Green Card Holder Responsibilities

All permanent residents have the same status immaterial of whether they got it through employment, family sponsorship, DV lottery, etc. Having a green card is a right and not a privilege and you have to maintain the status.

There are chances of losing the green card status under certain circumstances. As a permanent resident, you are required to abide by the law. You will have your permanent resident status removed through court proceedings if you do not follow local, state, and federal laws.

Ensure that you file income tax returns. You will have to file income tax returns to the Internal Revenue Service (IRS). If you fail to file, immigration authorities may believe that you have “abandoned” your status and can take away your permanent residence.

Getting a social security number is very important for tax and employment purposes. The social security card has the social security number on it and you need to keep this card safe.

If you are a male aged between 18 and 26, you are required to register with the US Selective Services.

Your permanent resident card comes with a ten-year validity. You should renew your green card before it expires. Start the process to renew the green card well before the old one has expired. To renew the green card, you should file Form I-90, Application to Replace Permanent Resident Card with the USCIS.

Normally, you are allowed to leave the U.S. and return with your green card. However, if you are going to be away from the U.S. for a long period of time, you may have to file for a “re-entry permit travel document” before you leave. Absence for a year or more can create problems.

Application for a reentry permit has to be filed inside the U.S. Apart from this, the lawful permanent resident must appear for a biometrics appointment before he/she can leave the country. The applicant may leave the U.S. after appearing for the biometrics appointment and has the option to pick up the travel document at a U.S. Consulate overseas. Alternately, the applicant may choose to remain in the U.S. until the application is approved.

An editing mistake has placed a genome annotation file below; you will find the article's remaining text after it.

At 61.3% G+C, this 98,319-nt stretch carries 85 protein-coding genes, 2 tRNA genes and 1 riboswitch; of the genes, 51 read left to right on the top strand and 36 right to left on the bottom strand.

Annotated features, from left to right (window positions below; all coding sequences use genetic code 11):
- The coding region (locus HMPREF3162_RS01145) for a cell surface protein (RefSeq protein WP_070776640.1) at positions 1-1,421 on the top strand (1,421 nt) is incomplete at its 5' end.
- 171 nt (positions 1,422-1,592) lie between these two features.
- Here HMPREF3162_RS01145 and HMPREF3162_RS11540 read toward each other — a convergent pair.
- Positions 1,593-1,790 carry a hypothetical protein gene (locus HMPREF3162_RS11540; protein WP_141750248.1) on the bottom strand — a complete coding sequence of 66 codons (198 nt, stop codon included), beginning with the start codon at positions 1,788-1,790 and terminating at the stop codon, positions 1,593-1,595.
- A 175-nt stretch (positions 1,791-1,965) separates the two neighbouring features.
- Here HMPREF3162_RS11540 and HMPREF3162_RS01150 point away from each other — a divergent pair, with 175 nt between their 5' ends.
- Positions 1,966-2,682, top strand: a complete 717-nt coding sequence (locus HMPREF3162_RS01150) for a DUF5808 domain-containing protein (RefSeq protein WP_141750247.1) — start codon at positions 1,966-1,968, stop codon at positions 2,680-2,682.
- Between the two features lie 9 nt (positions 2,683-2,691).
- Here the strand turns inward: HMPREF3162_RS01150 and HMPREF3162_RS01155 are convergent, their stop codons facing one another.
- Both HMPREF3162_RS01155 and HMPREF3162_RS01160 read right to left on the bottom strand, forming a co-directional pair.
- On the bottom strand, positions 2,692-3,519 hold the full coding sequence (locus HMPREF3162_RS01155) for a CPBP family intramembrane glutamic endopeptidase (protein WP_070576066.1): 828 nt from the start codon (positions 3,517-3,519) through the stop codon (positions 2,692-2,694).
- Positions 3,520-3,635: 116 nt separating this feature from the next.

If you received a green card through marriage and came to the U.S. on a K-1 visa, you would have received a conditional permanent resident card that is valid for two years. When this two-year conditional period ends, the residence status will expire and there are chances that you may be deported or removed.

90 days or less before the conditional residence expires, you should file Form I-751, Petition to Remove the Conditions of Residence with the USCIS. Once the petition is approved, the conditional status will be removed and you will receive your new permanent resident card that will be valid for the next ten years.

As a permanent resident, you have the right to live and work in the U.S. permanently. You can own property in the U.S. and can apply for a driver’s license in your state or territory. You can attend public school and college. In addition, you can join certain branches of the U.S. armed forces.